I didn’t have too many things on the to see/do list besides from what others had recommended: Eat steak, drink wine, eat steak, drink wine and repeat. Despite being quite the lazy planner by now and not having an extensive list of things to, I was discovering on a daily basis new events and cool things to discover and explore each day. From the hole in the wall eateries where make daily visits, to a converted theatre that is now the grand El Ateneo bookstore. There’s so much to see and do here.
If you don’t want to do anything then there are plenty of cafes to observe the numerous beautiful men and women going about their daily business on by as well as enjoying the tango dancers that perform in restaurants for tips. After a couple of weeks of people watching in Argentina now, I’ve noticed that a lot of the men have longer hair and a permanent 5 o’clock shadow and the women have this sexy and confident attitude about them. Also after a couple of weeks here I’ve noticed that the Spanish language here is miles apart from the language that I learned from Guatemala and Colombia. It’s a lot quicker and abbreviated as well as differences in the pronunciation and not many make an effort to slow down. So coming here I feel like I’m back in kindergarten learning the ABC’s.
It’s not all rainbows, beautiful women and unicorns here though. I stayed in an area called San Telmo which had a great grungy feel to it during the day, however in the evenings there a certain eariness to it where you needed to be aware of your surroundings and possessions, especially when the locals do the same even in the daytime. I could have stayed somewhere nicer like Palermo or Recoleta but for some reason, I was content with walking around and avoiding the dog droppings on the foot path rather than the dog walkers employed by the locals in the fancier areas.
There’s also something endearing about a city that has up to ten protests a day. It’s the main why there’s a permanent barricade around the pink palace where the president resides. Whether change ever comes about from it? I’m not sure. It feels like everything moves at a snail’s pace and that there’s no sense of urgency or planning for the long-term future. With a pretty shady dictatorship past, the city has moved on and live with the fact that the country is continuously on the edge of an economic meltdown. However, what remains is an energy, attitude and a creative spirit that thrives well into the late hours of every evening.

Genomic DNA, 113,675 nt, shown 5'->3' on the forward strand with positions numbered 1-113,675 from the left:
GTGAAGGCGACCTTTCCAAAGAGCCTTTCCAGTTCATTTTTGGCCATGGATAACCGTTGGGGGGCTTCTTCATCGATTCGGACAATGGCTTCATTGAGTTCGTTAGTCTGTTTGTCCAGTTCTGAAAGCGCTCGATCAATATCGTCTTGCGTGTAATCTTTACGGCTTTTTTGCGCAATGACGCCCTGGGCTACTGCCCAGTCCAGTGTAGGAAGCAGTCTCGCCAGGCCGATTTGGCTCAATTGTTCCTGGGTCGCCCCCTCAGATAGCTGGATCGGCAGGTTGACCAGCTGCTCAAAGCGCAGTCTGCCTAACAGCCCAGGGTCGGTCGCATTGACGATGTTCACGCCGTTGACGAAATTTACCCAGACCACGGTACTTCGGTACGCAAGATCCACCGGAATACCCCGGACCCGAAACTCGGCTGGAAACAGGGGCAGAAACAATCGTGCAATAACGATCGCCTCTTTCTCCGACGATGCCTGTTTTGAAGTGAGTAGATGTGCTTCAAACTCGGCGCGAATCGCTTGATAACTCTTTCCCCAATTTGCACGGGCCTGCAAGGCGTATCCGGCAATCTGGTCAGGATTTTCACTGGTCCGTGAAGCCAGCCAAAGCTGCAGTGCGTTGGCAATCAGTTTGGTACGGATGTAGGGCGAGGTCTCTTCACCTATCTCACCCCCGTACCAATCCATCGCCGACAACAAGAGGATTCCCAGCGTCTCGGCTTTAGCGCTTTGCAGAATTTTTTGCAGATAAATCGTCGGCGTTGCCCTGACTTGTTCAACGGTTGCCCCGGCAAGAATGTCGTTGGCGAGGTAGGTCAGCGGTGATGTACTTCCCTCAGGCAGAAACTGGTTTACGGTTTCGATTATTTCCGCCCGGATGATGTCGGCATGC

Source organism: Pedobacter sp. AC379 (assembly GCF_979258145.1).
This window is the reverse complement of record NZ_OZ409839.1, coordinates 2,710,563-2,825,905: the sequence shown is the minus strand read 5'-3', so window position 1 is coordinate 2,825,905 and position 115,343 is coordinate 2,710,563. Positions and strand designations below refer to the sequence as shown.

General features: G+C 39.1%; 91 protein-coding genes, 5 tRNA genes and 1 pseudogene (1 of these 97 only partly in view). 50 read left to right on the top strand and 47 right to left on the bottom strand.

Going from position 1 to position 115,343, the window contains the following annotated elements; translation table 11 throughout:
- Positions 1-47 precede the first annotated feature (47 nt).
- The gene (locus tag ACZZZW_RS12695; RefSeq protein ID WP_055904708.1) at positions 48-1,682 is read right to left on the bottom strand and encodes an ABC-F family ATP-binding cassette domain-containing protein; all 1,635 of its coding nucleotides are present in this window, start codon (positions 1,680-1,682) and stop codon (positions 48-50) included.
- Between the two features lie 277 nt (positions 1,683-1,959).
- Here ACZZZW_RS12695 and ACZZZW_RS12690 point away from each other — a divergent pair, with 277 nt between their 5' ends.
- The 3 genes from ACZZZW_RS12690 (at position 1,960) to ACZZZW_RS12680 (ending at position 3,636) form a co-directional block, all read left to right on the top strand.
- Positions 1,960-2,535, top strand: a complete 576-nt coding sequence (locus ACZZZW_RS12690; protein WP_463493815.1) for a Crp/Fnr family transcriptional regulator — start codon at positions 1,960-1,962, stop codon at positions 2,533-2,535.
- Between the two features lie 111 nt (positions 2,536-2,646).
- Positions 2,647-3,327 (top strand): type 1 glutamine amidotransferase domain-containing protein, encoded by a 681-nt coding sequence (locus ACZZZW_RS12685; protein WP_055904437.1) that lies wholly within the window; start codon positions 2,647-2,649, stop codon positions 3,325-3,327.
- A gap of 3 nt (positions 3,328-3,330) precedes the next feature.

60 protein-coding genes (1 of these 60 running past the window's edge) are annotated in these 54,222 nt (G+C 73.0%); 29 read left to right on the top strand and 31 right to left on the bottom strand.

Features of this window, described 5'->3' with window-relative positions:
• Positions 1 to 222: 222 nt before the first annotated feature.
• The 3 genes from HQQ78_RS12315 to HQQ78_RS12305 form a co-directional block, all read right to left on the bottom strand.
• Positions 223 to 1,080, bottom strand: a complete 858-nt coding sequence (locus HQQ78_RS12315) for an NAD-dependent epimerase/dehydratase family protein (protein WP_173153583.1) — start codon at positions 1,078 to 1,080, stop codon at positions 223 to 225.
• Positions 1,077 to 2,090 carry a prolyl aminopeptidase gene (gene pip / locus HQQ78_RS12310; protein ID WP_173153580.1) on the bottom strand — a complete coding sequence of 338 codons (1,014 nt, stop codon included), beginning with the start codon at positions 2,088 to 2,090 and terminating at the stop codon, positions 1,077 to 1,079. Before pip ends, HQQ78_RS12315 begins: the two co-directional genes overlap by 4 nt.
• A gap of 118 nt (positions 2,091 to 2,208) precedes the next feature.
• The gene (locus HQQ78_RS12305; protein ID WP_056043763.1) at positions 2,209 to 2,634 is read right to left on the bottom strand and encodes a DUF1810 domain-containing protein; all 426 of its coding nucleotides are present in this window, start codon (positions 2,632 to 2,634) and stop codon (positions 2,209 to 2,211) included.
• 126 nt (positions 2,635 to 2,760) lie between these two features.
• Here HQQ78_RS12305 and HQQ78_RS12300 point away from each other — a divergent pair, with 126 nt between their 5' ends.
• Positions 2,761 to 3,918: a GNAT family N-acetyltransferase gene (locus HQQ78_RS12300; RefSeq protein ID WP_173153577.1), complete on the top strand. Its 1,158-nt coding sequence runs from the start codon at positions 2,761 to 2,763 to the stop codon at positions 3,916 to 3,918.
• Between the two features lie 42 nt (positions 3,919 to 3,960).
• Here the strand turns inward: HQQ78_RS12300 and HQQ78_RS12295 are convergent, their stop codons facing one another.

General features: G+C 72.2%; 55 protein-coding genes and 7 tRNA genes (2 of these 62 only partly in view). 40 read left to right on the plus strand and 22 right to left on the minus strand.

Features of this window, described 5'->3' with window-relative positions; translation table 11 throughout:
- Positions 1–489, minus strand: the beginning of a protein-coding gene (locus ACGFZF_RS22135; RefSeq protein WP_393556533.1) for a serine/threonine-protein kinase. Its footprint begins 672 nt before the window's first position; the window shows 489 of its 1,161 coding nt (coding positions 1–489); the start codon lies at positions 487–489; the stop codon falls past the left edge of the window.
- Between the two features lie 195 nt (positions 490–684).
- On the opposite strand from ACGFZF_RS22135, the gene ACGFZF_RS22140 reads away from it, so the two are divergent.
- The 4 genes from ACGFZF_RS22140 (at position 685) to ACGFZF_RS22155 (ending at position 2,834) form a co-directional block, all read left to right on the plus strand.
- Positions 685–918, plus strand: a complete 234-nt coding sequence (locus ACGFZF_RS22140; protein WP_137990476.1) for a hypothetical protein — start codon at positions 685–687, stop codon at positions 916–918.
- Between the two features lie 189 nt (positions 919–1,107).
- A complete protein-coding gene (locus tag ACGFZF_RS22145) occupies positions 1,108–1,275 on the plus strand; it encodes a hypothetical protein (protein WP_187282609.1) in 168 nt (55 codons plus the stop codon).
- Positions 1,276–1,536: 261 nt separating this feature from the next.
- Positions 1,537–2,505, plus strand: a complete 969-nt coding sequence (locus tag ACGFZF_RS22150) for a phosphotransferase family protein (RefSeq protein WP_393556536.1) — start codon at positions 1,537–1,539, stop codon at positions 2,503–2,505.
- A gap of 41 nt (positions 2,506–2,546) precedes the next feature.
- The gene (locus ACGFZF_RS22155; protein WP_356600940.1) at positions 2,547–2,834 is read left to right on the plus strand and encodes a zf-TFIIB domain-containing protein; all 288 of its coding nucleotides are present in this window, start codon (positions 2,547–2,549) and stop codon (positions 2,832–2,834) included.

Speaking of late nights, by now I’m getting used to the late night dining. Although it’s not quite a 10pm session, I’m not falling asleep by 11pm like I would at home. However, one thing that I haven’t become accustomed to is the Argentinian method of cooking steaks. Everybody has spoken about the melt in your mouth steaks but I’m yet to experience it. I’m aware that on the parrilla they will cook numerous cuts of meat, but for the tender cuts like sirloin or rib eye, they still over cook the crap out of it. If I ask for it rare then it still comes well done. The reality is that there’s probably about twenty orders of meat on the grill so the last thing the chef wants is to care whether or not one cut is medium and the other medium rare.
Wine is also cheaper than water here. Well not really but a drinkable bottle of Malbec costs about $2 (black market rate). Back home in Oz the equivalent sized bottle of Evian water would cost more. As a result, I pretty much drank a bottle every night. It’s like permission to do so because it would be a waste not to right?
You’ve probably noticed in my previous posts about quoting costs in “official rates”. Well the concept of shady practices probably isn’t new in Argentina, but the main reason is that there’s no faith left in the Argentinian currency and that US dollars are seen as a safer bet. So begins an insatiable appetite for the greenback and a huge market for the trading of Argentinian pesos for US Dollars from tourists. As a result, you can get up to 10 vs 5.6 peso to the dollar on the black market. However….this practice is deemed illegal and in no way do I condone this practice of walking down Florida St to see the men who yell out “cambio” to exchange money in this fashion…. …. …. ….
I originally planned nearly two weeks in Buenos Aires but I was pretty fired up for Patagonia so I ended up leaving after 7 days. I’ll definitely be back soon as there were more and more things that popped up that I simply didn’t have enough time for. By the end of the week it felt like a place that can only be appreciated more by spending a significant amount of time there and getting to know the locals better. The last point even more important than any other country in South America that I’ve experienced. Oh yeah… and I WILL make sure that my steak comes out juicy rare…oh yes.
Have you been to Buenos Aires? How did you find it?